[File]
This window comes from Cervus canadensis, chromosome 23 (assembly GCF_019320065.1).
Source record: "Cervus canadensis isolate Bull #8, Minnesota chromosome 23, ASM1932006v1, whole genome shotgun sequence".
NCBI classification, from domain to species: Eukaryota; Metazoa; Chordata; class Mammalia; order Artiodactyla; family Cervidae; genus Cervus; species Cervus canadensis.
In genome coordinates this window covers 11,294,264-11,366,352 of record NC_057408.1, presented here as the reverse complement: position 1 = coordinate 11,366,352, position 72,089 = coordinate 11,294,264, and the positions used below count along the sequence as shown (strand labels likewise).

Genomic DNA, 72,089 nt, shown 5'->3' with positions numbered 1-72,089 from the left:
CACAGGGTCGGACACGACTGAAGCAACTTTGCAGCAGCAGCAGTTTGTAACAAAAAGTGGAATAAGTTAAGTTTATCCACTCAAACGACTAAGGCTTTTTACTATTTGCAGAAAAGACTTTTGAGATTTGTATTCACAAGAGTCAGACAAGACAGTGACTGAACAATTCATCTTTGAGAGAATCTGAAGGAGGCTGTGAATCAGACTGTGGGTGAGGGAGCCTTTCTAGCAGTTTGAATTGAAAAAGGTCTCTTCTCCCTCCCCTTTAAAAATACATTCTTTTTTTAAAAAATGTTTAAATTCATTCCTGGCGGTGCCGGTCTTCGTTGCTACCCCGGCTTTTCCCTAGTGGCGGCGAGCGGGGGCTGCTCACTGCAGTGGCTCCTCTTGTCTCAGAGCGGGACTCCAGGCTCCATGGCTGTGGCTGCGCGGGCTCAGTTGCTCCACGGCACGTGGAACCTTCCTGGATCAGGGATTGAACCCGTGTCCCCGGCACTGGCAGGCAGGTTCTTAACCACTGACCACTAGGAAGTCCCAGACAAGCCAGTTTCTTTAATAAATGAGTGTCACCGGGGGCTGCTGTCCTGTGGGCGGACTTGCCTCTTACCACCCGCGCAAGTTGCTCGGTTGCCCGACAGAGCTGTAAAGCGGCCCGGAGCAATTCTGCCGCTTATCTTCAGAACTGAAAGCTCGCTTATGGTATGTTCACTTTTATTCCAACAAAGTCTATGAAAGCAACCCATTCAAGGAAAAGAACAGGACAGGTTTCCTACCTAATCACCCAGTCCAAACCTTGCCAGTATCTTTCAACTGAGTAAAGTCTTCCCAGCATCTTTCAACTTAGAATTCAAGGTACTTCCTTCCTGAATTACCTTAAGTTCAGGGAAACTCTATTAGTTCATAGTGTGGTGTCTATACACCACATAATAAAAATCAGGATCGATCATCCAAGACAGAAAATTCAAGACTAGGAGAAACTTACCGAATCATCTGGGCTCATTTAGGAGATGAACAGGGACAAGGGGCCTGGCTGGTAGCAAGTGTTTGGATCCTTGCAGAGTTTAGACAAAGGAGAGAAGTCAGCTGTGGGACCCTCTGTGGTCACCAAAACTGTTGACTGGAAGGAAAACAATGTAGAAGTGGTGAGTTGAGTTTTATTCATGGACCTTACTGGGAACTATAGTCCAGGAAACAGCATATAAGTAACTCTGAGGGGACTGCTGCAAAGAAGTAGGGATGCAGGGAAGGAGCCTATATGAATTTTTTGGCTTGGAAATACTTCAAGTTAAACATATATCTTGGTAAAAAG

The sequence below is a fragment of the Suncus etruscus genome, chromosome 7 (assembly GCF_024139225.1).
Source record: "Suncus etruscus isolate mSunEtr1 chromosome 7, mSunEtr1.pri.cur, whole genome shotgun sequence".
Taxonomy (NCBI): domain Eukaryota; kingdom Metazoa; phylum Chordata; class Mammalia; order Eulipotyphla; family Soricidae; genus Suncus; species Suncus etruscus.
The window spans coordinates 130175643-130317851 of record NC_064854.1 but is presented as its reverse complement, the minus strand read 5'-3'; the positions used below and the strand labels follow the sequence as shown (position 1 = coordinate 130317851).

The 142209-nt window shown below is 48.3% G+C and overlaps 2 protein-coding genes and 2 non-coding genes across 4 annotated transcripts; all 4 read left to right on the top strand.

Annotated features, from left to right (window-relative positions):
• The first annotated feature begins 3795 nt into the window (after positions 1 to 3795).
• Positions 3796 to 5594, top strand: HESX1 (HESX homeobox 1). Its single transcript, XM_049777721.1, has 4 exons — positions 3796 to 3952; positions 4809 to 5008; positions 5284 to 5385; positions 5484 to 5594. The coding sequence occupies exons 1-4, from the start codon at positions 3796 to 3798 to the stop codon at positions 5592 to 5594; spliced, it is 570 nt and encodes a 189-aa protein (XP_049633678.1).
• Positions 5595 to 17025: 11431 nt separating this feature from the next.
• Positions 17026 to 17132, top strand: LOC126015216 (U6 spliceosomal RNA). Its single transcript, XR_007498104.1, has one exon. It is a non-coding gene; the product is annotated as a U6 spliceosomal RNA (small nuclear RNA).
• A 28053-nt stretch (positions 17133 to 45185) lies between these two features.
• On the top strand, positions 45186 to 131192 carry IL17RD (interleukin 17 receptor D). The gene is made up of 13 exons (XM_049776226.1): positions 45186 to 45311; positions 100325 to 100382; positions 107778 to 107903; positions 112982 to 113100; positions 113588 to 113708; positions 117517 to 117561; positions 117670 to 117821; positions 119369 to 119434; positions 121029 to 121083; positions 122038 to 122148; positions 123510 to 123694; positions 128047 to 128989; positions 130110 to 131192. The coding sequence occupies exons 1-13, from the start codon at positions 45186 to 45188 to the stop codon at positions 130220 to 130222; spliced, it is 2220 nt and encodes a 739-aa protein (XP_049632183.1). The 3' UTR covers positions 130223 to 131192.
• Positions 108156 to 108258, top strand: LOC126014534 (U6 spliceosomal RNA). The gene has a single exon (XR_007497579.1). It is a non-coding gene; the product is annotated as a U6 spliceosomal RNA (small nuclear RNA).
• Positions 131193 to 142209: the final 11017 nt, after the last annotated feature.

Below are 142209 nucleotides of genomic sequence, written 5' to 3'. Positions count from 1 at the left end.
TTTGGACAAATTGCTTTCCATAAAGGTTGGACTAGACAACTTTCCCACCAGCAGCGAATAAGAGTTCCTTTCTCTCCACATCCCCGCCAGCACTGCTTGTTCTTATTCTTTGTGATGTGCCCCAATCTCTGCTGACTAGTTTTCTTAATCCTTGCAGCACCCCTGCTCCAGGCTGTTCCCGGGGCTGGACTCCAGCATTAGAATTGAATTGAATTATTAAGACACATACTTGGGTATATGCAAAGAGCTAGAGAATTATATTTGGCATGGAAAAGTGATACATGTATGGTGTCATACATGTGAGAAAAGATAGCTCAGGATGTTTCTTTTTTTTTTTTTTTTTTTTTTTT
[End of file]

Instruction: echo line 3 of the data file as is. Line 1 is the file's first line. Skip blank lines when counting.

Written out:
NCBI classification, from domain to species: Eukaryota; Metazoa; Chordata; class Mammalia; order Artiodactyla; family Cervidae; genus Cervus; species Cervus canadensis.